- Includes automatic scaling
- Works with other Amazon container services like ECS and EKS
- On-demand. Pay only for what you use. That includes vCPU, memory, operating systems, CPU architecture, and storage resources.
- Spot pricing. Fargate Spot lets you take advantage of spare capacity at up 70 percent off the on-demand price.
- Ephemeral storage pricing. All Fargate Tasks and Pods come with 20GB of ephemeral storage.
- Savings Plans. Commit to use a specific amount of Fargate compute for up to 50 percent off the normal price.
AWS Lambda is a serverless compute service, meaning you can write code (called functions) without having to worry about managing servers. Lambda supports many popular coding languages like Go, PowerShell, Java, Node.js, C#, and Python, and it scales automatically.
- Lets you add custom logic to AWS resources
- Lambda can execute your code in response to different events
- Lambda functions do have a 15-minute timeout, so it’s not ideal for processes that last any longer than that
- Supports code authorship using the IDE of your choice or via the Lambda console
- On-demand. Only pay for what you use—there’s no charge if your code isn’t running. Pricing is based on the number of requests for your functions and the time it takes to execute your code. Note that testing counts as a billable request.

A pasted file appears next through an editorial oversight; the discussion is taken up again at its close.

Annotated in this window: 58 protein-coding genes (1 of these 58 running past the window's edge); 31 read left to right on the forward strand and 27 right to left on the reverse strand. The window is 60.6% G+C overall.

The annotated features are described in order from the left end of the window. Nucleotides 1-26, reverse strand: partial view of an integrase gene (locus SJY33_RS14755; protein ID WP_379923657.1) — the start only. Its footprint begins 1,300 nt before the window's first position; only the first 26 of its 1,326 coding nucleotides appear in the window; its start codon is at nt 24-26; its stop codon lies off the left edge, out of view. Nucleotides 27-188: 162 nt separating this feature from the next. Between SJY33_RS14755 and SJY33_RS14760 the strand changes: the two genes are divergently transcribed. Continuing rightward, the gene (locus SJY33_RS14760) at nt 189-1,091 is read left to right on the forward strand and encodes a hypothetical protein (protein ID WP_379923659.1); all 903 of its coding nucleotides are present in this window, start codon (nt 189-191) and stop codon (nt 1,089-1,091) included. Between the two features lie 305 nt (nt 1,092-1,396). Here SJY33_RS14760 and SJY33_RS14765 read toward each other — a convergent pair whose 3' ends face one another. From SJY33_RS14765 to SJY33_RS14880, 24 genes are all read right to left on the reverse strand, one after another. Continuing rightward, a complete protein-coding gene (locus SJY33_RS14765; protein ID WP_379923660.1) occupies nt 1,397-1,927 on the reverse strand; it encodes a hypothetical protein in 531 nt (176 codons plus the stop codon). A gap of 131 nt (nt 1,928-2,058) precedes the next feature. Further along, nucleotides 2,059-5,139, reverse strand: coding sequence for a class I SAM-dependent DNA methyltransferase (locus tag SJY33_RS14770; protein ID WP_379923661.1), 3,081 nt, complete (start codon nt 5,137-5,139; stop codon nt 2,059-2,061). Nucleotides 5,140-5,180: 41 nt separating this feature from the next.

- Free tier. Included in the AWS Free Tier, which includes one million free requests per month
AWS Local Zones
AWS Local Zones is a solution for running applications with low-latency requirements by running them closer to end users. This lets you take advantage of edge computing, making it a popular choice for makers of online games, AR/VR, and video live streaming.
- Supports a variety of AWS cloud resources like EC2, EKS, ECS, EBS, RDS, ElastiCache, and more for multiple locations like Atlanta, Chicago, LA, Hamburg, Perth, Taipei, and more
- Resource- and location-based. Pricing for Local Zones depends on the AWS resources you use and where you use them. Due to the highly specific nature of edge computing, you’ll have to check local rates for the services you want to use. To make this easier, contact AWS for a quote.
If you want access to AWS resources but you need to keep your workloads on-premises, AWS Outposts is your solution. Outposts let you run AWS resources in your internal data centers, making it a good option for organizations that use a hybrid cloud environment. What’s more, AWS actually handles delivery and installation of Outpost servers in your data center themselves.
- You can choose between AWS Outposts racks and servers. A rack is a 42U form factor, while a server can be a 1U or 2U form factor.
- Run AWS resources in your own data centers.
- Integrated networking gear for Outpost racks
- Access to a number of compute services, including EC2, ECS, and Sagemaker Edge Maker. More options for racks.
- Monthly pricing. Prices vary based on your location and the services you use, but all services come at a monthly price paid over a three-year term.
AWS Serverless Application Repository